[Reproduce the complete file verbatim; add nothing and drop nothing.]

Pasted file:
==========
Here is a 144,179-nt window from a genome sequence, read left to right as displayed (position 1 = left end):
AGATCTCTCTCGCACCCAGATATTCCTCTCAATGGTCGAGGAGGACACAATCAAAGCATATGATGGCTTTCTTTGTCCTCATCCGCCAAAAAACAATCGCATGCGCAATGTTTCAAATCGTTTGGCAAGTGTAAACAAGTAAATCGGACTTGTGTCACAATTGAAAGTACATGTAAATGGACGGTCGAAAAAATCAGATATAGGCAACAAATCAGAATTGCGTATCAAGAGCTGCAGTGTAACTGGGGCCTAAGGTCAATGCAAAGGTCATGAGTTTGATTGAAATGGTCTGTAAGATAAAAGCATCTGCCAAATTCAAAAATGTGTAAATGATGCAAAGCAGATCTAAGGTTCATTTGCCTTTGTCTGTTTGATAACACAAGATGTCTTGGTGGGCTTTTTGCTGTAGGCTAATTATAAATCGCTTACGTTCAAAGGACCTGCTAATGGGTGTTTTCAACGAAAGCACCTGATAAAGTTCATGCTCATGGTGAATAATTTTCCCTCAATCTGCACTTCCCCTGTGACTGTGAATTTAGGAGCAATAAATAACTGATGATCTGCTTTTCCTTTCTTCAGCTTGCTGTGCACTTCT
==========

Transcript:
Here is a 144,179-nt window from a genome sequence, read left to right as displayed (position 1 = left end):
AGATCTCTCTCGCACCCAGATATTCCTCTCAATGGTCGAGGAGGACACAATCAAAGCATATGATGGCTTTCTTTGTCCTCATCCGCCAAAAAACAATCGCATGCGCAATGTTTCAAATCGTTTGGCAAGTGTAAACAAGTAAATCGGACTTGTGTCACAATTGAAAGTACATGTAAATGGACGGTCGAAAAAATCAGATATAGGCAACAAATCAGAATTGCGTATCAAGAGCTGCAGTGTAACTGGGGCCTAAGGTCAATGCAAAGGTCATGAGTTTGATTGAAATGGTCTGTAAGATAAAAGCATCTGCCAAATTCAAAAATGTGTAAATGATGCAAAGCAGATCTAAGGTTCATTTGCCTTTGTCTGTTTGATAACACAAGATGTCTTGGTGGGCTTTTTGCTGTAGGCTAATTATAAATCGCTTACGTTCAAAGGACCTGCTAATGGGTGTTTTCAACGAAAGCACCTGATAAAGTTCATGCTCATGGTGAATAATTTTCCCTCAATCTGCACTTCCCCTGTGACTGTGAATTTAGGAGCAATAAATAACTGATGATCTGCTTTTCCTTTCTTCAGCTTGCTGTGCACTTCT